Should Markups on Third Party Settlement Services Be Legal?
December 17, 2001, Revised August 10, 2009

“The Federal appellate court in the 7th circuit recently ruled that it is legal for lenders to make a profit on third party services sold to borrowers, such as appraisals and credit reports. In contrast, HUD has always said that markups were illegal if there were no services provided in connection with them. Who is right, and if the court ruling stands, how can borrowers protect themselves against excessive charges?”

I’m with the court on this one. HUD’s rule is essentially unenforceable and was widely violated before the recent court decision. Having unenforceable laws on the books that are routinely violated does not protect the borrower, and undermines respect for the law.

There is a case for prohibiting markups in this market. Loan providers are not restricted in their ability to charge directly for their services. Indeed, the list of fees that one or another loan provider charges is bewilderingly long. Markups aren’t needed to assure that loan providers are adequately compensated, and create one more layer of complexity for consumers.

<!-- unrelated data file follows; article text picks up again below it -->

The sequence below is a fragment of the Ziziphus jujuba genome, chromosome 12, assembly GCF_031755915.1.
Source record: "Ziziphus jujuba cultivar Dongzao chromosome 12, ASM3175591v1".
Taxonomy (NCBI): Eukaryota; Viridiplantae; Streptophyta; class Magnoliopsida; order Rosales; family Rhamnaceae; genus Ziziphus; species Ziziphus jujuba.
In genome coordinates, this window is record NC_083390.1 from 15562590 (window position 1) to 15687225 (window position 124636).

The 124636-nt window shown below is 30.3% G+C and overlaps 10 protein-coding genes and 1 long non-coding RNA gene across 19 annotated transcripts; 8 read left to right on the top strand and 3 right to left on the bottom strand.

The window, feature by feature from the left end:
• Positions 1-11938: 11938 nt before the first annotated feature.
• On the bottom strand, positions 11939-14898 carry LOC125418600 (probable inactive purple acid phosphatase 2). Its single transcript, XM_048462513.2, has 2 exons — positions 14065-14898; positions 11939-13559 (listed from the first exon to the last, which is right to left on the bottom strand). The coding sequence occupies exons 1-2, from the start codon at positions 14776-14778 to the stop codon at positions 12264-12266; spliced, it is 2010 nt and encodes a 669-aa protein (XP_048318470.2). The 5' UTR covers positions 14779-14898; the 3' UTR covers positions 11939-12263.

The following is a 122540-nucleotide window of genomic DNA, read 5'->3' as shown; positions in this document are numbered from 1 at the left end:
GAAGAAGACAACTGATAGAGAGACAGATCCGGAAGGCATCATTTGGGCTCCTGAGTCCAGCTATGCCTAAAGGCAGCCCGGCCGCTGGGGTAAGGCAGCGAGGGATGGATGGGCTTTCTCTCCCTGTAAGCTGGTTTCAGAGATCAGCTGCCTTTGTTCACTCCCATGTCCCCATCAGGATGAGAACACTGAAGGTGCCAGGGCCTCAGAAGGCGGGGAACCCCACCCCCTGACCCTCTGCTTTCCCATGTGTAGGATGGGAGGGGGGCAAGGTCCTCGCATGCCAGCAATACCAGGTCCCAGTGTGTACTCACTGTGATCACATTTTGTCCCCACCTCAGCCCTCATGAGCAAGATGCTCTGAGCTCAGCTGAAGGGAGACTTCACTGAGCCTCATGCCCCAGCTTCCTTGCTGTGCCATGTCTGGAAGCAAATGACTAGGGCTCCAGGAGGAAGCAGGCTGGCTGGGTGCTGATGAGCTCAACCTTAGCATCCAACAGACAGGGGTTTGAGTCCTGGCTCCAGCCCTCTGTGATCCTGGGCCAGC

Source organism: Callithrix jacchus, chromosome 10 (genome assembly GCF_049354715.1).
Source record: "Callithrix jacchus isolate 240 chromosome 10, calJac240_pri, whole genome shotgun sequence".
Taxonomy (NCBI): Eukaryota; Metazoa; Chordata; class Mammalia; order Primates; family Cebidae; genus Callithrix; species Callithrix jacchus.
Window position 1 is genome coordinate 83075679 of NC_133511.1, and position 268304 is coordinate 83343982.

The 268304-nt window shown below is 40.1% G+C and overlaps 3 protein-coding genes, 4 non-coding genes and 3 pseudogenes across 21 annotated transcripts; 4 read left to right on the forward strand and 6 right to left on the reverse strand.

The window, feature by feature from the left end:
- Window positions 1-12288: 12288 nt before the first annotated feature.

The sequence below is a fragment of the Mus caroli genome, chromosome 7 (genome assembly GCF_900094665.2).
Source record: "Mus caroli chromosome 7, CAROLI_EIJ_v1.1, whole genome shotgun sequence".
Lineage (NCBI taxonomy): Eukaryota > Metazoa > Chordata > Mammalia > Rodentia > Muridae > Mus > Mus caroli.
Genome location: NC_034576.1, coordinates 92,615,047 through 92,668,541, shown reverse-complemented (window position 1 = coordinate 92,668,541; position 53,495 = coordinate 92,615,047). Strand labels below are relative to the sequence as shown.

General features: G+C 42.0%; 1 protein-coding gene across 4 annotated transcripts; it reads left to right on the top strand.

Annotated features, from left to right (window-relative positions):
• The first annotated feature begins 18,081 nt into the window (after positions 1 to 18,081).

Indeed, if I were mortgage czar rather than professor, I would prohibit all markups, and limit loan providers to two fees: one expressed as a percent of the loan (“points”), and one expressed in dollars (“total fees”). This would drastically simplify life for borrowers without in any way restricting the ability of loan providers to charge for their services.

In the world that exists, however, it is better to permit markups. The alternative to permitting markups is not my ideal rule but an actual HUD rule that allows markups if additional services are provided but prohibits them otherwise. While the HUD rule may appear fair, it is not because it is not enforceable -- except very selectively, which is unfair. The vast majority of loan providers know they are beyond HUD’s reach.

Violations of the HUD rule were pervasive before the recent court decision. Hence, the problem that markups on third party services pose for borrowers will be little different in the future than it was before the recent court decision.
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